Op-ed Column by State Senators Lisa Boscola and Pat Browne
Citizens of Pennsylvania will have an opportunity to cast their vote for an important ballot question which could lead to real property tax reform. We are urging citizens to vote yes.
Due to its legal language and structure, ballot questions are often written in confusing and hard-to-understand and this one is no different. However, the underlying issue is pretty straight forward. By voting yes, voters will approve a constitutional amendment to expand the homestead exclusion from one-half of the median assessed value of all homestead properties in a taxing district to up to 100 percent of the assessed value of each homestead property.
Essentially, if approved, this would allow local taxing authorities – school districts, municipalities – to offer not only a reduction in a homeowner’s property tax, but also potentially the elimination of their local property tax. It would also base the relief on the value of a particular property, not on a figure based on the value of all properties in that taxing district.
Pennsylvania’s property tax system is antiquated. It has its roots in medieval England at a time when land ownership and personal wealth were strongly associated. We all know that is no longer necessarily the case. However, this archaic system serves as the backbone of funding our local municipal and school district operations.
Over the past few decades, the majority of the increased education costs have been borne by local property owners. This has had a particularly devastating effect on older communities with large senior citizen populations and continues to serve as a barrier of entry into homeownership for many younger, working class families. Unfortunately, finding a solution for homeowner property tax burden has eluded the General Assembly.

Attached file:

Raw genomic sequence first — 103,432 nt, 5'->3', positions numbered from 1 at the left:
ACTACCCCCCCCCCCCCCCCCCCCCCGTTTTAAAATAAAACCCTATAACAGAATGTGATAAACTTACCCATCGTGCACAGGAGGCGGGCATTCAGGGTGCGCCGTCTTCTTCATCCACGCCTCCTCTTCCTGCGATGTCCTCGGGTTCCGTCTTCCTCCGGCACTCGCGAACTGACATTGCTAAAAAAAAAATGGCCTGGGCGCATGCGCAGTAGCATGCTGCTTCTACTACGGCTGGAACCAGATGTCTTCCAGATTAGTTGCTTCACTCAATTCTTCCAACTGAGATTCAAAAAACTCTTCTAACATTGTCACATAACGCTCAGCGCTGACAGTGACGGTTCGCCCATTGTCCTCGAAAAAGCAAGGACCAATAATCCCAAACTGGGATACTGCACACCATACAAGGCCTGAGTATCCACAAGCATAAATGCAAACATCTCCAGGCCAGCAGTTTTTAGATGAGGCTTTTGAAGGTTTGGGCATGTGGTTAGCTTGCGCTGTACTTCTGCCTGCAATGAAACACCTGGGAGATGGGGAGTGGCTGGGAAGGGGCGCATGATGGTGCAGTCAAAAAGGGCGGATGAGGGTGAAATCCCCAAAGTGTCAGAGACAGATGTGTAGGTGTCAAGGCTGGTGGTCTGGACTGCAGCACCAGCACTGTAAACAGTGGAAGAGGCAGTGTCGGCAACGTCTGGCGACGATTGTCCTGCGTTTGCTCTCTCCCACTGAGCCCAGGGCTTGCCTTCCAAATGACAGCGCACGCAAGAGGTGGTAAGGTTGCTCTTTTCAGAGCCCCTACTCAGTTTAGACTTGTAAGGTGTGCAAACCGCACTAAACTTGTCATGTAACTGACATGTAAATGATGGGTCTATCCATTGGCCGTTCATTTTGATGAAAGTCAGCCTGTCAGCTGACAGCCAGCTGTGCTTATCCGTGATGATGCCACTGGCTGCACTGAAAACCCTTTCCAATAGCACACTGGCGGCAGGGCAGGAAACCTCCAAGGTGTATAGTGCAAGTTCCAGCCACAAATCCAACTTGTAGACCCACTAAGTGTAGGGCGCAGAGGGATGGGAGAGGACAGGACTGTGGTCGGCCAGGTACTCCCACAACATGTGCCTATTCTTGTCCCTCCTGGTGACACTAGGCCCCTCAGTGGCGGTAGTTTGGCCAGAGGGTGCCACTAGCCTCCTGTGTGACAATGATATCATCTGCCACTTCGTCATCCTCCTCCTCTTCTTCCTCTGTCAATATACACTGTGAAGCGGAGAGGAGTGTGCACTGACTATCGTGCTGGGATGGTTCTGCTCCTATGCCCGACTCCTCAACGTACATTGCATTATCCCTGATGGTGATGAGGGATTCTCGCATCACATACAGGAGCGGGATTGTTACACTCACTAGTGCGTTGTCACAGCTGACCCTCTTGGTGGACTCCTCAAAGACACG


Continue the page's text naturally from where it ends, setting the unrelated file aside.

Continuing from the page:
One element that proves difficult when looking to provide property tax relief is the Uniformity Clause of the Pennsylvania Constitution. The uniformity provision requires that all properties within a municipality or school district must be taxed at the same rate, whether they are a primary residence, vacation property or businesses. While this constitutional provision may seem to assure tax fairness, it actually preserves the state’s antiquated property tax system and hampers efforts to devise an equitable tax structure that provides desperately needed property tax relief.
This important ballot referendum would alter the uniformity provision in the state’s constitution in a way that benefits all homeowners. If voters approve this ballot question, the General Assembly will need to pass legislation that would permit local governments to exclude up to 100 percent of the assessed value of a homestead property. Then it will be up to state government working in partnership with local taxing authorities to determine how best to fund the increased homestead exemption.
Simply put, this ballot question moves forward the process to provide meaningful property tax relief for Pennsylvania homeowners. This is why we ask you to vote in support of this ballot question on Tuesday, November 7th.
# # #
Contact: Matt Moyer (Senator Browne’s Office) 610-821-8468 firstname.lastname@example.org
Joe Kelly (Senator Boscola’s Office) 610-868-8667 email@example.com